MEDICINAL CHEMISTRY II - 2017/8
Module code: CHE3049
WHELLIGAN DK Dr (Chemistry)
Number of Credits
FHEQ Level 6
Module cap (Maximum number of students)
Overall student workload
Independent Study Hours: 120
Lecture Hours: 11
|Assessment type||Unit of assessment||Weighting|
|Examination||EXAM 1.5 HOURS||70%|
Prerequisites / Co-requisites
The module provides a well-rounded knowledge of medicinal chemistry. Through its employment of example drug discovery projects from the research areas of viruses, antibiotics, diabetes, adrenergic receptors, cancer, nanotherapeutics and inorganic medicinal chemistry, it provides students with an understanding of design and discovery strategies which should allow them to critically evaluate new medicinal chemistry projects as well as suggest new research directions and ideas for improvements.
To give students an advanced understanding of how drugs work and are designed, discovered and developed.
To provide students with a conceptual understanding of drug discovery, for several disease classes, through medicinal chemistry examples
|Analyse classes of medicinally important natural products (antibiotics, terpenes) in terms of their biosynthesis and mode of action|
|Conceptually rationalise the role of metal complexes in diagnostics and therapy and be able to solve problems related to their use|
|Understand the targeting of biological pathways with drugs to treat several major diseases|
|Review and critically evaluate material describing the mode of action, discovery and development of known drugs|
|Apply medicinal chemistry methods for the determination of structure-activity relationships and improvement of drug pharmacodynamics and pharmacokinetics|
C - Cognitive/analytical
K - Subject knowledge
T - Transferable skills
P - Professional/Practical skills
Indicative content includes:
Target validation: genetic engineering, RNAi.
X-ray crystallography (crystallisation, soaking, X-ray), structure based design.
Advanced binding interactions: DG, binding role of functional groups and amino acids, the hydrophobic effect.
Adrenergic receptors: GPCRs, agonists, antagonists, partial agonists, GPCRs, affinity, efficacy, potency. Associated drugs, their mechanisms of action and discovery.
Viruses and antiviral drugs. Vaccines and antiviral drugs. DNA chain terminators. Enzymes: kinases, peptidases, reversible inhibitors.
Antibiotics, their discovery. Natural and semisynthetic β–lactams (penicillins and cephalosporins), their mechanism of action. Other antibiotics, the problem of drug resistance (MRSA etc).
Diabetes, mechanisms of action of insulin and drugs. Discovery of new therapeutics. Receptors: kinase-linked receptors, ligand gated ion-channel receptors, intracellular receptors, signal transduction.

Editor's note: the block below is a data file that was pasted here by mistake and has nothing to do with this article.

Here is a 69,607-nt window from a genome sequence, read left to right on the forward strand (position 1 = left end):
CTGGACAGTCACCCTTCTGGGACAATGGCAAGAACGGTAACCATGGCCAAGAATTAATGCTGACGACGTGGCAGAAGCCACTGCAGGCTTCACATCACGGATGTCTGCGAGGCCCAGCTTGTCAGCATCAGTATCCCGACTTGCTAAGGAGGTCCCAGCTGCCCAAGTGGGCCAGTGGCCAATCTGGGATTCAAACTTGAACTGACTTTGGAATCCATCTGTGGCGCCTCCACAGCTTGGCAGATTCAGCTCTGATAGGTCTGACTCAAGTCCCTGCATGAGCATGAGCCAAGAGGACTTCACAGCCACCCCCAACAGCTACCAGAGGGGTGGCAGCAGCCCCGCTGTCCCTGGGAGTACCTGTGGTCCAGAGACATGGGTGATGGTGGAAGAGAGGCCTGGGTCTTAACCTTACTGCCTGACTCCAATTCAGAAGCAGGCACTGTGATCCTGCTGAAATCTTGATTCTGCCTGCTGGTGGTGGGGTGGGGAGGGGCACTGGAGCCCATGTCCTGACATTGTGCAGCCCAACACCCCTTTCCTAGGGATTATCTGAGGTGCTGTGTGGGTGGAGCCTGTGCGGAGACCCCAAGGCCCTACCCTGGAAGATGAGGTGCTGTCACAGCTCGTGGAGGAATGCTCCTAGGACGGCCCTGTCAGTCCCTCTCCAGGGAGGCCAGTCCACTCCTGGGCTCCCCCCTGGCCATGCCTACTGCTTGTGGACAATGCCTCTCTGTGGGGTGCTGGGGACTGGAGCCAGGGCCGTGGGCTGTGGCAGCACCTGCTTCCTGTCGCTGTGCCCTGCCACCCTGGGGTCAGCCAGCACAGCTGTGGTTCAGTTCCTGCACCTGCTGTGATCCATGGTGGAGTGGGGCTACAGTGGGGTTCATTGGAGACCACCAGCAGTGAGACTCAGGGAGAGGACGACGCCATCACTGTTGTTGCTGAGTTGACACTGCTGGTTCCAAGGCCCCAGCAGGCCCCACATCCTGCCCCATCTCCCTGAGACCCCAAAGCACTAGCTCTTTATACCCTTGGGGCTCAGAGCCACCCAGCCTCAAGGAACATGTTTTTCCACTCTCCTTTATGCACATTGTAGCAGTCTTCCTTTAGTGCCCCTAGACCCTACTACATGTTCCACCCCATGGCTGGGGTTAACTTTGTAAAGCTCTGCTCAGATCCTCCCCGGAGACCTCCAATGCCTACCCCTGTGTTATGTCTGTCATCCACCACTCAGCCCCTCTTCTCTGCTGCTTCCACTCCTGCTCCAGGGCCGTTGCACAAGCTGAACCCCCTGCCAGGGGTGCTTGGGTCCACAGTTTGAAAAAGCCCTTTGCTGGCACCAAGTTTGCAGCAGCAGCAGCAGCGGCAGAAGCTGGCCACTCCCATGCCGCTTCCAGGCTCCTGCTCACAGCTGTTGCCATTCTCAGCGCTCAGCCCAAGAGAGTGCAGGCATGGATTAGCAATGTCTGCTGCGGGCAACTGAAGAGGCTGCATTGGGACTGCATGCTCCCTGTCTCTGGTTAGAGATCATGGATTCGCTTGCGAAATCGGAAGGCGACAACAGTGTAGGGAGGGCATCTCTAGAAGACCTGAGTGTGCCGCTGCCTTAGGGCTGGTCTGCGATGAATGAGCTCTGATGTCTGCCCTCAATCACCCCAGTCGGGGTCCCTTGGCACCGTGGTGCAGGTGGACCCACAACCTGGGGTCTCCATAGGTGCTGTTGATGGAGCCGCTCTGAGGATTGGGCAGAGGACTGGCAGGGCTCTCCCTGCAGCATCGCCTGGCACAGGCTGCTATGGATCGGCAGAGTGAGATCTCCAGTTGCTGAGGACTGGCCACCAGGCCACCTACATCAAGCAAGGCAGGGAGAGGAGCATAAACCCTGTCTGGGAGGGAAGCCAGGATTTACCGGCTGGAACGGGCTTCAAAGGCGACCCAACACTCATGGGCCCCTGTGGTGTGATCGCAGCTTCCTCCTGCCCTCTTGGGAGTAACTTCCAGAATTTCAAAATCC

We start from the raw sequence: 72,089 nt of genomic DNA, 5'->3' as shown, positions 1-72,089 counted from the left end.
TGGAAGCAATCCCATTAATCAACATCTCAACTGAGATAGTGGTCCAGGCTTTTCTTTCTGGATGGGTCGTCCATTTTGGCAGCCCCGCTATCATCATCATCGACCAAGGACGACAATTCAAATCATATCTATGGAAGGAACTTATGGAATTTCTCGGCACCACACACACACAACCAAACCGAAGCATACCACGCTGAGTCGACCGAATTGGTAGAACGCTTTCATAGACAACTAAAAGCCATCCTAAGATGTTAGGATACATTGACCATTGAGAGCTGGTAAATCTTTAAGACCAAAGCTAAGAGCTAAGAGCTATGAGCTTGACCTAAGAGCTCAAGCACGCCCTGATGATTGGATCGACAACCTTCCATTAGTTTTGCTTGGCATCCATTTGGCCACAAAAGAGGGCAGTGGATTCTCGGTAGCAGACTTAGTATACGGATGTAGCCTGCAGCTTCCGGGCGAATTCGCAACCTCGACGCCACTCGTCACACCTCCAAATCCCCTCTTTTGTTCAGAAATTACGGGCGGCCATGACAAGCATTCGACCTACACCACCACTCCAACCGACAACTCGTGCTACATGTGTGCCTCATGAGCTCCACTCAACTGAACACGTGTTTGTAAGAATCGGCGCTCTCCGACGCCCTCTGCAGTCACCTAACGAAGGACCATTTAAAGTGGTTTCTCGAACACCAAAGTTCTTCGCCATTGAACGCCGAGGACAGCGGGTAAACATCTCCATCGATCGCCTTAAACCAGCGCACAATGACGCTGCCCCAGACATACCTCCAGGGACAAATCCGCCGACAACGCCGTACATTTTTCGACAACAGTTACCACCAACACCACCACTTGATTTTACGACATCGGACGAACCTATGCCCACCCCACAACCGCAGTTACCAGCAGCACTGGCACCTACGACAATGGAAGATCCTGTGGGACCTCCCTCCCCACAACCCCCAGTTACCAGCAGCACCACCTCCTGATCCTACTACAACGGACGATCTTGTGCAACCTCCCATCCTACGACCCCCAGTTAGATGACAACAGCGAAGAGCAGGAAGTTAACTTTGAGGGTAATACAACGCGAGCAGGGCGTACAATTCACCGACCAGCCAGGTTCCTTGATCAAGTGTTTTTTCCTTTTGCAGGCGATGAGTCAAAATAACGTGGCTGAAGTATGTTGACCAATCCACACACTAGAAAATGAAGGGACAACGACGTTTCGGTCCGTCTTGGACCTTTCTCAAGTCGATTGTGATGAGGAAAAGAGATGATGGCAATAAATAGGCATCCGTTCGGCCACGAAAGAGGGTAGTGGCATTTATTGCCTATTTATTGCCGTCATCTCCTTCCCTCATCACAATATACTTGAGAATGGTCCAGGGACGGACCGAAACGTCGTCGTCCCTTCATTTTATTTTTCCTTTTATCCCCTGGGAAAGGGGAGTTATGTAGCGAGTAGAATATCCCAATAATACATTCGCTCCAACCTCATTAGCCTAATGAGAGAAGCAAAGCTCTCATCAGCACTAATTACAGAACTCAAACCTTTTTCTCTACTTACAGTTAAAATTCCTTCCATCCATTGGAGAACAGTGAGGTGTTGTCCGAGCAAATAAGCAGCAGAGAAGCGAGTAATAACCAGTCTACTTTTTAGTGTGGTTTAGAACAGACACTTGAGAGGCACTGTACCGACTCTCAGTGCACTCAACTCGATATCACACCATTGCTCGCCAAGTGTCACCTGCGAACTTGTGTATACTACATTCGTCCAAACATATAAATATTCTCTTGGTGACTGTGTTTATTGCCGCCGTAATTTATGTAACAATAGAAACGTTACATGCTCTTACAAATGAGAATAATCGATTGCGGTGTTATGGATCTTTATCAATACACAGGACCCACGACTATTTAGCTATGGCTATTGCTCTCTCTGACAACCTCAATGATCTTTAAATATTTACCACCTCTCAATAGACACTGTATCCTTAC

Cancer and chemotherapy. Nucleic acids as drug targets: DNA intercalation, alkylation. The design of modern targeted therapeutics.
Photodynamic therapy. Porphyrin and phthalocyanine complexes, their mode of action.
Metal ions and chelating agents in therapy. Ligand design, choice of metal ion and targeting strategies.
Radioisotopes for biological imaging and therapy. Ligand design and targeting strategies.
Process chemistry, scale-up.
The pharmaceutical industry. Generic drugs. Ethical aspects. Clinical trials. Patents
Methods of Teaching / Learning
The learning and teaching strategy is designed to:
Build on students’ knowledge of the drug discovery process, methods and characteristics of drugs by providing them with a fuller understanding of considerations during their design through the use of case studies in several specific areas.
Provide students with an ability to understand new drug discovery programmes, critically evaluate them and suggest future work or improvements.
The learning and teaching methods include:
Formal lectures which contain occasional group problem-solving tasks. (30 h)
Coursework: a written critical review of published medicinal chemistry programmes for a given biomolecular target, not discussed in lectures, followed by suggested future directions. (25 h)
Independent learning (reading (some directed) and revision).(92.5 h)
Revision tutorial (1 h)
Written exam (closed book, 1.5 h)
The assessment strategy is designed to provide students with the opportunity to demonstrate,
through coursework, the ability to:
research, understand and critically evaluate drug discovery programmes reported in the literature, against a target not met in lectures, by applying knowledge gained in the module [LOs 2, 3, 4]
through written examination, all learning outcomes [LOs 1-5]
Thus, the summative assessment for this module consists of:
coursework incorporating a review of medicinal chemistry programmes on a given target [LOs 3, 5] (25 h, deadline week 9, 30%)
examination [LOs 1-5] (1.5 h, 70%)
Formative assessment and feedback
Small problem-solving tasks are included in some lectures. During the task, the lecturer moves amongst the groups commenting and guiding the students’ starting points and answering strategies. Common difficulties are highlighted to the whole class and the final solution is given on the board/visualiser.
Feedback to the written review consists of annotations on the returned document and a breakdwon of marks into specific headings along with written general feedback giving justifications for the marks and suggestions for improvement.
Reading list for MEDICINAL CHEMISTRY II : http://aspire.surrey.ac.uk/modules/che3049
Please note that the information detailed within this record is accurate at the time of publishing and may be subject to change. This record contains information for the most up to date version of the programme / module for the 2017/8 academic year.